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  • Writer's pictureEmma Elliott

Eligible but Locked Out: A Look into Felony Disenfranchisement

Image from Raafaye Ali

By 2020, 5.2 million Americans were unable to vote due to laws that disenfranchise persons convicted of felony offenses. In the last 25 years, half of the states have adjusted their laws and policies to allow people with felony convictions to vote, however, 2.3 percent of eligible voters remain affected. For context, one out of every 44 voting-eligible adults in the United States has been disenfranchised because of a current or previous felony conviction.

By definition disenfranchisement is “the act of depriving a person of the rights or privileges of full participation in any community or organization, especially of the opportunity to influence policy or make one’s voice heard”. It’s important to note that felony disenfranchisement laws differ widely across the United States. Many incarcerated individuals are serving their time for misdemeanor convictions or have not yet been convicted of a crime – while these individuals keep their voting rights, they often face a myriad of barriers to being able to access and cast their ballots.

Felony disenfranchisement dates to the late 19th century and early 20th centuries when Southern legislators fought to neutralize the black electorate. During this time, legislation that allowed correctional systems to arbitrarily and permanently deprive significant groups of people of their ability to vote was a particularly effective tactic in the attempt to weaken African-American political strength.

Photographed by Michael Fleshman

Over a century later, whether or not felony disenfranchisement laws today are intended to produce the same outcome, this is their irrefutable effect. The unprecedented expansion of the criminal justice system and its racial disparities has caused felony disenfranchisement laws to considerably affect the political voices of many American communities- disproportionately excluding Black Americans from voting. It has taken away the right to vote from one out of every 16 African Americans of voting age, a rate that is nearly four times greater than non-African Americans. Moreover, it is estimated that Black, Latino, and Native populations are disenfranchised at a rate higher than the general population and their white counterparts in almost every state. The results of these collateral consequences undermine the political power of communities of color, the ability to fully participate in the community following a conviction, and confines both economic and life opportunities.

Image from Brent Staples’s article on The Racist Origins of Felon Disenfranchisement. Photographed by Rob Carr.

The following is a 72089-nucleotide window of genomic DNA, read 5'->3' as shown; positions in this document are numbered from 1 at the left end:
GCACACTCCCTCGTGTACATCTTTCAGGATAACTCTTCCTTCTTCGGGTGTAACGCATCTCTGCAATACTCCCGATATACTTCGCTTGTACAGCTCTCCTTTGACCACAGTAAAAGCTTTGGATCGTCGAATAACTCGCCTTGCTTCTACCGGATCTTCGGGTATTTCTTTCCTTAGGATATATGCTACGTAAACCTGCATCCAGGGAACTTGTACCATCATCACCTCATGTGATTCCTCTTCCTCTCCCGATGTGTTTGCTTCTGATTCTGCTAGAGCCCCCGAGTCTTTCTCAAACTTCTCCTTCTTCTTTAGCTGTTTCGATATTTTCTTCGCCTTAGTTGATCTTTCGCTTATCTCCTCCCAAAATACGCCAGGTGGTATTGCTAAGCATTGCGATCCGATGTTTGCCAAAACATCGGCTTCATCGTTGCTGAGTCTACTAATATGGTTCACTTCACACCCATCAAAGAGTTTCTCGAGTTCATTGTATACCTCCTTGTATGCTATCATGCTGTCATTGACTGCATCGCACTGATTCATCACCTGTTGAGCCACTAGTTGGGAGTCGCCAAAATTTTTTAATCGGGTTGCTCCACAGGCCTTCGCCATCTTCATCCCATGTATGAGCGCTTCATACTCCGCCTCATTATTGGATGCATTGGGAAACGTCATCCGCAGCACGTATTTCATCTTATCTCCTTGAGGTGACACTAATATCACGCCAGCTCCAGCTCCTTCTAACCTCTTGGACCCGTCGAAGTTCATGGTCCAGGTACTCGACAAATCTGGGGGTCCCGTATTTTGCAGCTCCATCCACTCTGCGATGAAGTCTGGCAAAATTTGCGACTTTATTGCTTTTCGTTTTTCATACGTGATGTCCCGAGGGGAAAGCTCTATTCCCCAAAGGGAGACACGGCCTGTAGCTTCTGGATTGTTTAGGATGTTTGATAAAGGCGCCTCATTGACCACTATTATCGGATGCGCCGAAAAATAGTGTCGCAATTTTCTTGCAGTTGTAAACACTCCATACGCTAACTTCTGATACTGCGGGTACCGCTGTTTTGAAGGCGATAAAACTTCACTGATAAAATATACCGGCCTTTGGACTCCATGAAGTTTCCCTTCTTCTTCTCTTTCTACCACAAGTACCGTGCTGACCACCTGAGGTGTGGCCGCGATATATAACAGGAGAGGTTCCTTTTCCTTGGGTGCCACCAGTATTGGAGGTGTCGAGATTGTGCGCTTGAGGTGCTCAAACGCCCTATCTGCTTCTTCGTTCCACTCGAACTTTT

In an environment that forces people to be stripped of their autonomy, individuality, and freedoms, felony disenfranchisement furthers the disconnect between an incarcerated person and the outside world. In a total institution, the basic needs of an entire group of people are under bureaucratic control, and incarcerated individuals undergo resocialization – the process that involves taking away the identity and independence of an individual with the aim to re-engineer it. You can think about this as forcing incarcerated people to surrender all personal possessions and wearing standardized jumpsuits. Felony disenfranchisement is just another way for people in power to silence individuals who are already isolated from the eyes of society, experience a complete loss of control over their lives and identities, and further complete dehumanization.

Felony Disenfranchisement Restrictions by State, 2021. Retrieved from Jean Chung’s article Voting Rights in the Era of Mass Incarceration: A Primer.

The initiative to reform these policies has been fueled by an effort to reduce their restrictiveness and expand voter eligibility. Significant reforms in felony disenfranchisement policies have been in effect since 1997 at the state level. On April 27th, 2021, Washington D.C. joined Maine, Vermont, and the Commonwealth of Puerto Rico in extending the right to vote to any resident imprisoned for a felony conviction. The bill cited as “Restore the Vote Amendment Act of 2020”, was passed by the city council in Washington D.C. The legislation in all other states ranges from immediately returning voting rights to all convicted individuals after their prison sentence to fully disenfranchising certain people for life unless they apply for a special exemption. States like Massachusetts and Hawaii are actively working on proposals for similar reforms to proactively restore voting rights for incarcerated individuals.

While some states are taking steps towards reform and away from felony disenfranchisement laws, 5.2 million Americans continue to be locked out of the political process. When we look at this number and break it down by race and ethnicity, it’s undeniable that the discrepancies in the criminal justice system are tied to political participation disparities.

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1 Comment

Dudley Sharp
Jan 26, 2022

You avoided the very rational reasons for voter disenfranchisement for felons.

First, it is rational to find that felons have disenfranchised themselves, by the nature of their crimes.

Secondly, since the 1970s, such felons have murdered 900,000 innocents and raped 4 million innocents, with millions of others being shot and lived, mugged and lived, robbed and lived . . .

It is, very, rational, to consider how many innocent victim voters were murdered or, psychologically, so damaged, that they are no longer part of the voting public and, as such, we do not, in effect, want to give such felons a double vote, with such being horribly unjust, as compared to the justice of the felons vote being nullified.


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